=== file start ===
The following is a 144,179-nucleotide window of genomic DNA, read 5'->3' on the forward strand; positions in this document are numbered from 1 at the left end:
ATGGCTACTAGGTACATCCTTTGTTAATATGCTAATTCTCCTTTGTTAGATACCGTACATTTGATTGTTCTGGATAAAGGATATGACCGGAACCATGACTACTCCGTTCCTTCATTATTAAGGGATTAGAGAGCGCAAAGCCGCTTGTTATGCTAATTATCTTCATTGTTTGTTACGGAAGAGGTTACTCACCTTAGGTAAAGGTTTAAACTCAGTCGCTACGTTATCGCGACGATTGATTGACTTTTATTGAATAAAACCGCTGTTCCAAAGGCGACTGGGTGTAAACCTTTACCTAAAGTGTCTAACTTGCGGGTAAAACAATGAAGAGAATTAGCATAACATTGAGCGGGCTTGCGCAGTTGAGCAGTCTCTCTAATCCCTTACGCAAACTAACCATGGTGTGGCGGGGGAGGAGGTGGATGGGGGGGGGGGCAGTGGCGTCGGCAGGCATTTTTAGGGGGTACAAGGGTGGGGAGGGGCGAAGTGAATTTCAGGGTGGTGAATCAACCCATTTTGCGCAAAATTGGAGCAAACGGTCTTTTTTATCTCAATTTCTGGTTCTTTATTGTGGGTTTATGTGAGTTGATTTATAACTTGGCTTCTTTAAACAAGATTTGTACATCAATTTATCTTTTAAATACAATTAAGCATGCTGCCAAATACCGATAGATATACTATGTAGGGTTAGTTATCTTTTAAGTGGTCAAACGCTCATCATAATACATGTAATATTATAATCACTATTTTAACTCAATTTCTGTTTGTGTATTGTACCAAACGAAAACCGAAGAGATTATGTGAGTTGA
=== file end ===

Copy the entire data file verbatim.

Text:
The following is a 144,179-nucleotide window of genomic DNA, read 5'->3' on the forward strand; positions in this document are numbered from 1 at the left end:
ATGGCTACTAGGTACATCCTTTGTTAATATGCTAATTCTCCTTTGTTAGATACCGTACATTTGATTGTTCTGGATAAAGGATATGACCGGAACCATGACTACTCCGTTCCTTCATTATTAAGGGATTAGAGAGCGCAAAGCCGCTTGTTATGCTAATTATCTTCATTGTTTGTTACGGAAGAGGTTACTCACCTTAGGTAAAGGTTTAAACTCAGTCGCTACGTTATCGCGACGATTGATTGACTTTTATTGAATAAAACCGCTGTTCCAAAGGCGACTGGGTGTAAACCTTTACCTAAAGTGTCTAACTTGCGGGTAAAACAATGAAGAGAATTAGCATAACATTGAGCGGGCTTGCGCAGTTGAGCAGTCTCTCTAATCCCTTACGCAAACTAACCATGGTGTGGCGGGGGAGGAGGTGGATGGGGGGGGGGGCAGTGGCGTCGGCAGGCATTTTTAGGGGGTACAAGGGTGGGGAGGGGCGAAGTGAATTTCAGGGTGGTGAATCAACCCATTTTGCGCAAAATTGGAGCAAACGGTCTTTTTTATCTCAATTTCTGGTTCTTTATTGTGGGTTTATGTGAGTTGATTTATAACTTGGCTTCTTTAAACAAGATTTGTACATCAATTTATCTTTTAAATACAATTAAGCATGCTGCCAAATACCGATAGATATACTATGTAGGGTTAGTTATCTTTTAAGTGGTCAAACGCTCATCATAATACATGTAATATTATAATCACTATTTTAACTCAATTTCTGTTTGTGTATTGTACCAAACGAAAACCGAAGAGATTATGTGAGTTGA